Name Drawing: Sophia - Pen and Ink: 10.1" x 5.2" Completed 4.20.2010

Now that I've finished the massive Life #3 drawing, I wanted to begin to start making smaller triptychs - and I thought it would be interesting to start with a Name drawing.  Much like the Life drawings the drawing is really about a single word and the details that make up what that word means - it's just that with the Name drawings (this is my first) the drawing is more about an individual person, not a collective whole. 

You can see that the drawings are mounted with a slight rhombus shape to them: that's because each individual piece of paper has that slight shape to it: they're not perfectly square.  Also as with Life #3, the drawings were joined during the drawing process and cut apart after the drawing was done.  Here's what the drawing looked like before being cut and mounted:

The Greek text that runs across the top of the drawing is I Corinthians 13:12:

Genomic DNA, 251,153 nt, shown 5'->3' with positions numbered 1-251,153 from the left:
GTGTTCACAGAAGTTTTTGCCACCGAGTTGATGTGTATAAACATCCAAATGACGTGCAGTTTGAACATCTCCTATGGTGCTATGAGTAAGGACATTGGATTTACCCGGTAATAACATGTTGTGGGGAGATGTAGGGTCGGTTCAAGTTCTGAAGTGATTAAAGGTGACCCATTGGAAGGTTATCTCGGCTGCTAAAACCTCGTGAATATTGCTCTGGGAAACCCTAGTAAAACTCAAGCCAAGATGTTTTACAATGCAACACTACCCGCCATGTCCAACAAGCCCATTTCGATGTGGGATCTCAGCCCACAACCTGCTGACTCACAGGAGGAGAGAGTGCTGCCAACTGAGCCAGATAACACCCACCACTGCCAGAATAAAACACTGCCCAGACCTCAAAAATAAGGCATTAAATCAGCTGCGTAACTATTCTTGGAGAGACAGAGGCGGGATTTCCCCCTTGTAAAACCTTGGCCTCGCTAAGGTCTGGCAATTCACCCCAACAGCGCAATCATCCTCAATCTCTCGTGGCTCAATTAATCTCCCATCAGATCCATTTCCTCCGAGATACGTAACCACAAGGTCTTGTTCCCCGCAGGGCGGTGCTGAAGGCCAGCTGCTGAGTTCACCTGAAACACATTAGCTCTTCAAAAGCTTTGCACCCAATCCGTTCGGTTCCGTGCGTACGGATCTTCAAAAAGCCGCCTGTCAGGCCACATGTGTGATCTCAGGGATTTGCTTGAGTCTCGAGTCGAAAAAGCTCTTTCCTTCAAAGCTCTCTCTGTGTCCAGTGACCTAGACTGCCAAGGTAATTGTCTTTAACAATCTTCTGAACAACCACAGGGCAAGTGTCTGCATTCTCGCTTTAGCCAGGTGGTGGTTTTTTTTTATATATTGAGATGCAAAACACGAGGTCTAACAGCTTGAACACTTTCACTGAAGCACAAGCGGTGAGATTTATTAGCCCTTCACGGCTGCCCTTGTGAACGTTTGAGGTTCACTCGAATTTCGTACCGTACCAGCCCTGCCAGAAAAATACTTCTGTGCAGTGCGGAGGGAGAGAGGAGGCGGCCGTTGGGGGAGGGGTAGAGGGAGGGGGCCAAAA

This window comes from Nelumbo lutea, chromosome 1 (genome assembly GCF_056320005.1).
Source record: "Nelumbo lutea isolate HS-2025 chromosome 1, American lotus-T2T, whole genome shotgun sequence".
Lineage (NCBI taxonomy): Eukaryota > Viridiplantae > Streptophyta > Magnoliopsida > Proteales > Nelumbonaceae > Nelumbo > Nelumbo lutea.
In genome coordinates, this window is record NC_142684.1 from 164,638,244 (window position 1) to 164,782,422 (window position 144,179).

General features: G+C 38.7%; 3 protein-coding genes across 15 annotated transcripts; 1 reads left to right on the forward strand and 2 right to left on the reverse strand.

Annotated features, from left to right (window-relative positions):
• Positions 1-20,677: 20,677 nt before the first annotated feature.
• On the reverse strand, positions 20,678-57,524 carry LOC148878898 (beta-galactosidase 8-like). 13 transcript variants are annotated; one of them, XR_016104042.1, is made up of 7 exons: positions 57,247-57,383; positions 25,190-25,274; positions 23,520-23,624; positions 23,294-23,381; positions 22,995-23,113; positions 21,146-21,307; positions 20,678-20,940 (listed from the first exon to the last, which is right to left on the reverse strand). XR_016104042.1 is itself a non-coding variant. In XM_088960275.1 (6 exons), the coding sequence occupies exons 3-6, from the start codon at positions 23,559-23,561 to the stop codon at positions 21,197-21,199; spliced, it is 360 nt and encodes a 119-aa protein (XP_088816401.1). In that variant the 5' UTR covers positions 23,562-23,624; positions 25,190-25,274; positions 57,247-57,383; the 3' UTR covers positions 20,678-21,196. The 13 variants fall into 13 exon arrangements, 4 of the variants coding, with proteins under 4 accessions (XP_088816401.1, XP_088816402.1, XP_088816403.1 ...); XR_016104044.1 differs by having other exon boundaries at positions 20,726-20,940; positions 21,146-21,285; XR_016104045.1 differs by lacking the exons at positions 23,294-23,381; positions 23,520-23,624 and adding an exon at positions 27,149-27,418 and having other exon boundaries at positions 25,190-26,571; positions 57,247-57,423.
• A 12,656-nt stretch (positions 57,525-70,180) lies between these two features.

"For now we see in a mirror dimly, but then face to face. Now I know in part; then I shall know fully, even as I have been fully known."

The Greek text running across the lower center of the drawing is Romans 8:26:
"Likewise the Spirit helps us in our weakness. For we do not know what to pray for as we ought, but the Spirit himself intercedes for us with groanings too deep for words."

The Hebrew text in the top right is Job 12:13:
"With God are wisdom and might; he has counsel and understanding."

The Hebrew text in the bottom right is Proverbs 9:10:
"The fear of the LORD is the beginning of wisdom, and the knowledge of the Holy One is insight."

Life #3 - Pen and Ink: 66" x 30" - Completed April 6th, 2010

Life #3 - Explanation of Work

For what became a very complex project which was well over a solid year in the making, the statement of the drawing is very simple:

There is a royalty to Life: yet the path of Life to redemption contains an intricate web of pain, suffering, and experience.